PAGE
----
Our last step is to calculate assumed charitable giving by each non-itemizer. We allocate the $75 billion in assumed donations across non-itemizer income groups, following the same distribution of charity-to-income ratios as outlined below. Even when adjusting for relative incomes, the fraction of total income donated by non-itemizers is lower than that of itemizers (Table 1). This persistent gap is documented in numerous data sources (Indiana University Lilly Family School of Philanthropy 2017).

Baseline. Before we model the TCJA's effects, we report the distribution of charitable giving under pre-TCJA law for 2018. Figure 2 reports total individual donations by AGI decile (splitting the top decile into two 5 percent groups). We include donations by itemizers and estimated non-itemizer giving. The bulk of charitable giving is driven by high-income individuals: The top 5 percent of tax filers (those with AGIs greater than $202,000) give $111 billion, nearly two-fifths of total individual donations; the top 20 percent of tax filers (those with incomes greater than $94,000) give $189 billion, 64 percent of the total. Proportional changes in giving by high-income filers therefore substantially affect total charitable donations. Figure 2 also shows that the itemizers' share of donations rises with income, reflecting that higher-income individuals are more likely to itemize.

The TCJA's Impact on Charitable Giving.

Before estimating the TCJA's impact on individual charitable giving, we present an overview of the bill's impact on the average price of giving by AGI. Figure 3 presents the weighted average after-tax price of giving $1 by AGI ventile (5 percentage point increment) under pre-TCJA law and post-TCJA for 2018. Each line reflects both the share of taxpayers who claim the standard deduction (price equals $1) and the average price ($1 - [tau]) for those who itemize. The TCJA virtually does not affect the price of giving for taxpayers with AGI below the median but raises the average price of giving significantly for taxpayers in the top two deciles.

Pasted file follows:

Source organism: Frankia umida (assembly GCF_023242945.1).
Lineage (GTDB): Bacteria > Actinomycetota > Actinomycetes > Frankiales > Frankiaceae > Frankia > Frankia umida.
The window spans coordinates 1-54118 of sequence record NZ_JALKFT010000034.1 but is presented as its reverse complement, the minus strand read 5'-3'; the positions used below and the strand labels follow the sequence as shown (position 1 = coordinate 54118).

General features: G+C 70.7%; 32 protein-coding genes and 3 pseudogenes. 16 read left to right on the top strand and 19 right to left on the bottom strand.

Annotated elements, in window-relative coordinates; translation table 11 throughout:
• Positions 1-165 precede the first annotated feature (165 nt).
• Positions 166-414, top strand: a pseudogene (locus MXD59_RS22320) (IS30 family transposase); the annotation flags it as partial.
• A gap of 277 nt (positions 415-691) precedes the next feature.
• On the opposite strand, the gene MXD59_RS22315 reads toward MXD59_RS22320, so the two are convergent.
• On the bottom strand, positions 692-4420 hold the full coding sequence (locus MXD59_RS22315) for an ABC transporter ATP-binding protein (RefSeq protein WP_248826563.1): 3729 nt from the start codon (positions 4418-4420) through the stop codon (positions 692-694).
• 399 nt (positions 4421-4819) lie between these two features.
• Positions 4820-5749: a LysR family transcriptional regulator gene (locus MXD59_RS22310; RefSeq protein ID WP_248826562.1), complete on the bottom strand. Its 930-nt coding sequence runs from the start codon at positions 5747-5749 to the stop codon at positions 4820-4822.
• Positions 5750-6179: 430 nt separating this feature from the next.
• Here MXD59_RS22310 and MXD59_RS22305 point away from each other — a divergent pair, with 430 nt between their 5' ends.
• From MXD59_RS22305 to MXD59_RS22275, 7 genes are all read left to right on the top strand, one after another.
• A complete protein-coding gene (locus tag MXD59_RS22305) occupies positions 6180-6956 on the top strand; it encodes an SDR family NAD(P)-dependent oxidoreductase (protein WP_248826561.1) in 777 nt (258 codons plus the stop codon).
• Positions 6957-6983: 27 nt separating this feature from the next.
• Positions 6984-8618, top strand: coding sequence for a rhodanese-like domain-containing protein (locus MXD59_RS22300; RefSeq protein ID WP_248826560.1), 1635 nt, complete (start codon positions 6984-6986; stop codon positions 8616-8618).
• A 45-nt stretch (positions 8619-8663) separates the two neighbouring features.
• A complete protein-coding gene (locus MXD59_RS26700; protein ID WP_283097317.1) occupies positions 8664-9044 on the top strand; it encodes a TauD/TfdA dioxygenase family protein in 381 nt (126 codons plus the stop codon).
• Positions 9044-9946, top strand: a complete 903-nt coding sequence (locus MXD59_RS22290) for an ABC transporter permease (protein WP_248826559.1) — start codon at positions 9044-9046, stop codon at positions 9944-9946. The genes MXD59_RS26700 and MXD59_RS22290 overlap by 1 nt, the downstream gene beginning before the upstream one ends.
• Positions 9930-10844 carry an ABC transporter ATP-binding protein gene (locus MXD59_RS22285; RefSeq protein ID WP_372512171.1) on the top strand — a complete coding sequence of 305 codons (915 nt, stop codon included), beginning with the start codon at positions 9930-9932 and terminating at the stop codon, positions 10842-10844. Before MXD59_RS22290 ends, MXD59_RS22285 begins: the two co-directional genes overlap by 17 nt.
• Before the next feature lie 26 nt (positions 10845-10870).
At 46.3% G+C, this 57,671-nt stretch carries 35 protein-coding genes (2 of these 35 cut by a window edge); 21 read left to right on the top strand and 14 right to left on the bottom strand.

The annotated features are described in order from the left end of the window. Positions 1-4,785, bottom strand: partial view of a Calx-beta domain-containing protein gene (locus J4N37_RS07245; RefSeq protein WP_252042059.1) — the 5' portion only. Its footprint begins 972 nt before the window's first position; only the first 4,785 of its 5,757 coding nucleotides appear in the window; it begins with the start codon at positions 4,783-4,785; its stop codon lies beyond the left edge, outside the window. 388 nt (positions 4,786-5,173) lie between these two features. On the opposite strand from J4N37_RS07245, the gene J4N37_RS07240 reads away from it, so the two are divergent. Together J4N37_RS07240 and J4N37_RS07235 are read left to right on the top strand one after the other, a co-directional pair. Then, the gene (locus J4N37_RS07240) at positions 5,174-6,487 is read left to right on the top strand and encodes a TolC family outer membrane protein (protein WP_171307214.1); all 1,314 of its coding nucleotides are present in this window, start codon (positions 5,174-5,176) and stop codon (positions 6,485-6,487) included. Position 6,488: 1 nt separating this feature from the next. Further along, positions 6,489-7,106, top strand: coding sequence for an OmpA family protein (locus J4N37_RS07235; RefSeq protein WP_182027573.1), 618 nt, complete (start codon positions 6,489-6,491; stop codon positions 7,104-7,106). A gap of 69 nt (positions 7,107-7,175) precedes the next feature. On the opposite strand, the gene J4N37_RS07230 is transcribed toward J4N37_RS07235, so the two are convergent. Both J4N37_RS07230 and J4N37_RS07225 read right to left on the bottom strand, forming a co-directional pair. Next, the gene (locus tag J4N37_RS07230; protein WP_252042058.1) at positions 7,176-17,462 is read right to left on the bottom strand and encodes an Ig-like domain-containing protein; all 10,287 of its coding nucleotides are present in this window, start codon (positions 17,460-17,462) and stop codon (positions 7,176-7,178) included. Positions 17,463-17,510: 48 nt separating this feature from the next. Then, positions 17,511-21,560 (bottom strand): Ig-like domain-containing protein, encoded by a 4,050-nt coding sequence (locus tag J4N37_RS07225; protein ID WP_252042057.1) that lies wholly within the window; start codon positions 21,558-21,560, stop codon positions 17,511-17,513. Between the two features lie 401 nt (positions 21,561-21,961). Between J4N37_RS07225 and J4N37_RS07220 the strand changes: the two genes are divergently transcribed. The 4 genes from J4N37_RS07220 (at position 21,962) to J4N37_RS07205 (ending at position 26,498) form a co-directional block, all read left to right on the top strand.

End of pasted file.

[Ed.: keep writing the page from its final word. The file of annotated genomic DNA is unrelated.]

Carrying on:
Next, we estimate how the TCJA affects individual charitable giving and disaggregate that into two parts: the effect of the increase of the standard deduction and all other changes. These estimates, reported in Table 2, are for tax year 2018 and reflect both the change in the after-tax price of giving and the change in after-tax income because of the TCJA.

We find that the TCJA reduces charitable giving by $17.2 billion. The majority of this effect (83 percent) stems from the increase in the standard deduction. The remainder ($3.0 billion) is primarily associated with lower marginal tax rates for high-income earners. Figure 4 shows the total change in giving by income group, distinguishing between the effect associated with the increase in the standard deduction and the effects of all other changes, primarily lower statutory rates.

As expected, the TCJA has a larger adverse impact on giving at higher income levels. Charitable giving by filers with AGIs less than the median is generally unaffected. For middle-to upper-middle-income tax filers, the doubling of the standard deduction is responsible for nearly all the change in giving.